In the moth Manduca sexta, 5HT causes an increase in membrane resistance via a reduction in two K+ channel conductances (Mercer et al., 1995), leading to the prediction that 5HT should enhance PN sensitivity (Kloppenburg & Hildebrand, 1995; Kloppenburg et al., 1999; Dacks et al., 2008). Therefore, we investigated the effect of 5HT on PN sensitivity in Drosophila PNs by plotting the input-output function of PNs in response to electrical stimulations of the antennal nerve before and after 5HT application. Serotonin enhanced the responses of PNs across the AL at all stimulus intensities (Figure 3A; n=9, P <0.05–0.01, t-test), thus shifting the input-output curve to lower intensities, although the application of 5HT did not alter the slope of the input-output curve (n=9, P =.79, t-test). The relative time course of the responses measured across the AL were unaffected by 5HT (Supplemental Figure 1A) and saline application did not affect PN responses (Supplemental Figure 1B; n=9, P=0.14–0.85, t-test). In addition, the application of 5HT at 10–6 and 10–8M resulted in a relatively weak enhancement of PN responses (Supplemental Figure 1C and D, respectively). Although only one of nine preparations responded to the weakest level of nerve stimulation before 5HT exposure, responses to this stimulus intensity were elicited in all preparations after 5HT exposure (Figure 3B), suggesting that 5HT increases PN sensitivity as PNs respond to previously subthreshold stimuli after 5HT exposure.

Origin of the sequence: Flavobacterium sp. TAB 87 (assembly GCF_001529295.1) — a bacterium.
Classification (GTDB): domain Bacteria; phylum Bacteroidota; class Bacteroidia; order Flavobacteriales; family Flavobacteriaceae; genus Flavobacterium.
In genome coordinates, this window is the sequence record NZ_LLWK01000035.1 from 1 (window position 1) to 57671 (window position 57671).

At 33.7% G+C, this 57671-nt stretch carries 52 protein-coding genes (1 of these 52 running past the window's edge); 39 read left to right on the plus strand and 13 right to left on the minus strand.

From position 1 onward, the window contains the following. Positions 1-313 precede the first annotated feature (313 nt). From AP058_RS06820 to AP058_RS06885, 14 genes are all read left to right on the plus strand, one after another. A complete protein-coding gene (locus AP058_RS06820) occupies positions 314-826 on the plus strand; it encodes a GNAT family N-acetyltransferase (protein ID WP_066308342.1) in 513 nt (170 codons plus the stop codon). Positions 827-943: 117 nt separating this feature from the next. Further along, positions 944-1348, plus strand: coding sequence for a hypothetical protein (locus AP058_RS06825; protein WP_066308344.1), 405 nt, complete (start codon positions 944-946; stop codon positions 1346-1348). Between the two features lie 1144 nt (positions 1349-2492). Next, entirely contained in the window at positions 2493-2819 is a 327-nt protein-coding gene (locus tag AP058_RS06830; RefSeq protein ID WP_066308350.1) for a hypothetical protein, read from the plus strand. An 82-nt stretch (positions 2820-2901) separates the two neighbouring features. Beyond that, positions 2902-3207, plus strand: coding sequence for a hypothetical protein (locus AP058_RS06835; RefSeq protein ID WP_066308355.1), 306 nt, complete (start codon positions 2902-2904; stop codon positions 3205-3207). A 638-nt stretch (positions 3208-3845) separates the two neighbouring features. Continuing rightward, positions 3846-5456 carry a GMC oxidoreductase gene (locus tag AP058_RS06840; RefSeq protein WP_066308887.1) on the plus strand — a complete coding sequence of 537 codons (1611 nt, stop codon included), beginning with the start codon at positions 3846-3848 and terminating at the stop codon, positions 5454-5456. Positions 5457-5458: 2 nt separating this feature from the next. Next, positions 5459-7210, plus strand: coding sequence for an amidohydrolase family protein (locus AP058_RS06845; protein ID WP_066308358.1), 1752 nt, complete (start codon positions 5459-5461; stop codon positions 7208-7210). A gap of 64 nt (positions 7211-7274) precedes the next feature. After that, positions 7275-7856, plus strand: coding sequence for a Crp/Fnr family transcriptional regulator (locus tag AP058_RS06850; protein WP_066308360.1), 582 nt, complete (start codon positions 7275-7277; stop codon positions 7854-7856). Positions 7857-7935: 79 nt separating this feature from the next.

The finding that 5HT shifts the sensitivity of PNs predicts that the odor-tuning curve should be offset by 5HT. To test this prediction, we measured the effects of 5HT on the responses of PNs in the DM2 and VM2 glomeruli to five structurally similar alcohols of increasing carbon chain length (3-hexanol through 3-decanol). Each alcohol odorant was presented at a moderate concentration of 5 ppm (Figure 4A). The responses to 3-octanol and 3-nonanol were significantly enhanced for DM2 PNs of flies exposed to 5HT, compared to control flies (n=11 and 9, respectively, P <0.01, t-test) (Figure 4B), while the responses of VM2 PNs were significantly enhanced (P <0.01, t-test) for 3-heptanol (although not 3-hexanol, due to the inconsistency of VM2 PN responses to this odor) (Figure 4C). In these experiments, when olfactory stimuli that sparsely activated the AL were tested, a 5HT-induced modulation of transmitter release from ORNs or sensitivity of PNs may have been an underlying mechanism of enhancement of PN responses. Nonetheless, these results provide further evidence that 5HT enhances the sensitivity of PNs to odor stimulation, which causes an offset of the odor-tuning curve for each glomerulus.